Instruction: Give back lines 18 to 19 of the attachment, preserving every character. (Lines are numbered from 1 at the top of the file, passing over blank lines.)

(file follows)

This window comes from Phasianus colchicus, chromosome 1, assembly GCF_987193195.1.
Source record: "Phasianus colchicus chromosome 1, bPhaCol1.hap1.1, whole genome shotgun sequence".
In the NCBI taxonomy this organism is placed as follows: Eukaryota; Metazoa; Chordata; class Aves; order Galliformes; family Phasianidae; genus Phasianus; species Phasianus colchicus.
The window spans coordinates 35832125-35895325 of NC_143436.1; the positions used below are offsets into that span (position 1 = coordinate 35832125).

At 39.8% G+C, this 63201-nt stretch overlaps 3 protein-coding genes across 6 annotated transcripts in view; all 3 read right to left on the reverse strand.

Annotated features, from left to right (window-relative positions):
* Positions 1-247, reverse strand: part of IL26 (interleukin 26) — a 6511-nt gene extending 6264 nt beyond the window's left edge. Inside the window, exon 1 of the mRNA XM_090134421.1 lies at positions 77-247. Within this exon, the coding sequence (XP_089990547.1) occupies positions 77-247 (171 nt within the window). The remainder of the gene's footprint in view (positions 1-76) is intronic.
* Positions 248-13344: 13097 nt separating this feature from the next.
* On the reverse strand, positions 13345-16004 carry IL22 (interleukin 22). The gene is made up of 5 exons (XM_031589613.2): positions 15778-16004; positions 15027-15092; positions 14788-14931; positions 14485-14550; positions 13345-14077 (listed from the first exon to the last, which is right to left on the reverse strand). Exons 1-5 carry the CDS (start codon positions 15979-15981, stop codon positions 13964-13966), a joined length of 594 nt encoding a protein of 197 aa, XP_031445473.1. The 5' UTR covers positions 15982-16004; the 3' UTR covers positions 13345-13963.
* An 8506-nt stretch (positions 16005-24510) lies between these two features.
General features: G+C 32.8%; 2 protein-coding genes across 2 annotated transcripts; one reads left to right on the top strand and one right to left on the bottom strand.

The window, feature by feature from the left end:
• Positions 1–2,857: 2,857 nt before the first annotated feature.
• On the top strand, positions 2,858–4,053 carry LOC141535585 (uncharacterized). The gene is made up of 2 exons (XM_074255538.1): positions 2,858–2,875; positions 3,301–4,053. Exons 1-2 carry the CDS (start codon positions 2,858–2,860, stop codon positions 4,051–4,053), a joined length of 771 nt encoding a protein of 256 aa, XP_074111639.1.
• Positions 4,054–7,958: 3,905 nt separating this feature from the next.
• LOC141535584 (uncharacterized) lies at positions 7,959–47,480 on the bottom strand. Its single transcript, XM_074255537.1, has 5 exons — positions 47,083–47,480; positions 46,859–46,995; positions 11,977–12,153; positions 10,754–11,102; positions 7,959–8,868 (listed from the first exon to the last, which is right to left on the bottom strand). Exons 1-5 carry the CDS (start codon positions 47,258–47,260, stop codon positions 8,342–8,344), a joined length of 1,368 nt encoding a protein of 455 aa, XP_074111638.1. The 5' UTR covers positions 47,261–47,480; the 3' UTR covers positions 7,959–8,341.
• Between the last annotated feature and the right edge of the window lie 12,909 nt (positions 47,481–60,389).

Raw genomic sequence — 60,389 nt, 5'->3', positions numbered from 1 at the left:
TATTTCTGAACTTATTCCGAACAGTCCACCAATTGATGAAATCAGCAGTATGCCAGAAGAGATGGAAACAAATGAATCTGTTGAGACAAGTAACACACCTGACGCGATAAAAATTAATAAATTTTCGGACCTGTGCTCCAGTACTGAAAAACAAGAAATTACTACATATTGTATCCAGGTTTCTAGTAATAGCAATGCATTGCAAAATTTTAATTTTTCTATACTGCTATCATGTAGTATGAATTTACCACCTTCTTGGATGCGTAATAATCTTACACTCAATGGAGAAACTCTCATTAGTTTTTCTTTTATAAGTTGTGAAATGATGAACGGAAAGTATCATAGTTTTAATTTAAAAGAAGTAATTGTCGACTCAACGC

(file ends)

Raw genomic sequence — 60,389 nt, 5'->3', positions numbered from 1 at the left:
TATTTCTGAACTTATTCCGAACAGTCCACCAATTGATGAAATCAGCAGTATGCCAGAAGAGATGGAAACAAATGAATCTGTTGAGACAAGTAACACACCTGACGCGATAAAAATTAATAAATTTTCGGACCTGTGCTCCAGTACTGAAAAACAAGAAATTACTACATATTGTATCCAGGTTTCTAGTAATAGCAATGCATTGCAAAATTTTAATTTTTCTATACTGCTATCATGTAGTATGAATTTACCACCTTCTTGGATGCGTAATAATCTTACACTCAATGGAGAAACTCTCATTAGTTTTTCTTTTATAAGTTGTGAAATGATGAACGGAAAGTATCATAGTTTTAATTTAAAAGAAGTAATTGTCGACTCAACGC